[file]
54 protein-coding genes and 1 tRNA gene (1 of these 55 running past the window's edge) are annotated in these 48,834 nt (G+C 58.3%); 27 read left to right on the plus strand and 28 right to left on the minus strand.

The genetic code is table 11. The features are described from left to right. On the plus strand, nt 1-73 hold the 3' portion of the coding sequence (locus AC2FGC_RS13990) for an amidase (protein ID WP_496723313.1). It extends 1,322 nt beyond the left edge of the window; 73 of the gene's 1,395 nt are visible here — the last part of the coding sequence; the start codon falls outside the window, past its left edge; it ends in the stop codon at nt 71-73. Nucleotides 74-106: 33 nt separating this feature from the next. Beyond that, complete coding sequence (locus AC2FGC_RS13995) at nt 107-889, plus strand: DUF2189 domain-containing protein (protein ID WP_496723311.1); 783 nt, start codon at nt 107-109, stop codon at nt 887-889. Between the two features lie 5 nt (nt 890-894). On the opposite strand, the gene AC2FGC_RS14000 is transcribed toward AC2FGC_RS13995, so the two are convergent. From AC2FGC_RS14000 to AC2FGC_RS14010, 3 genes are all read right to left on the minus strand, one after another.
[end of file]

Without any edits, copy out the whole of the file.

54 protein-coding genes and 1 tRNA gene (1 of these 55 running past the window's edge) are annotated in these 48,834 nt (G+C 58.3%); 27 read left to right on the plus strand and 28 right to left on the minus strand.

The genetic code is table 11. The features are described from left to right. On the plus strand, nt 1-73 hold the 3' portion of the coding sequence (locus AC2FGC_RS13990) for an amidase (protein ID WP_496723313.1). It extends 1,322 nt beyond the left edge of the window; 73 of the gene's 1,395 nt are visible here — the last part of the coding sequence; the start codon falls outside the window, past its left edge; it ends in the stop codon at nt 71-73. Nucleotides 74-106: 33 nt separating this feature from the next. Beyond that, complete coding sequence (locus AC2FGC_RS13995) at nt 107-889, plus strand: DUF2189 domain-containing protein (protein ID WP_496723311.1); 783 nt, start codon at nt 107-109, stop codon at nt 887-889. Between the two features lie 5 nt (nt 890-894). On the opposite strand, the gene AC2FGC_RS14000 is transcribed toward AC2FGC_RS13995, so the two are convergent. From AC2FGC_RS14000 to AC2FGC_RS14010, 3 genes are all read right to left on the minus strand, one after another.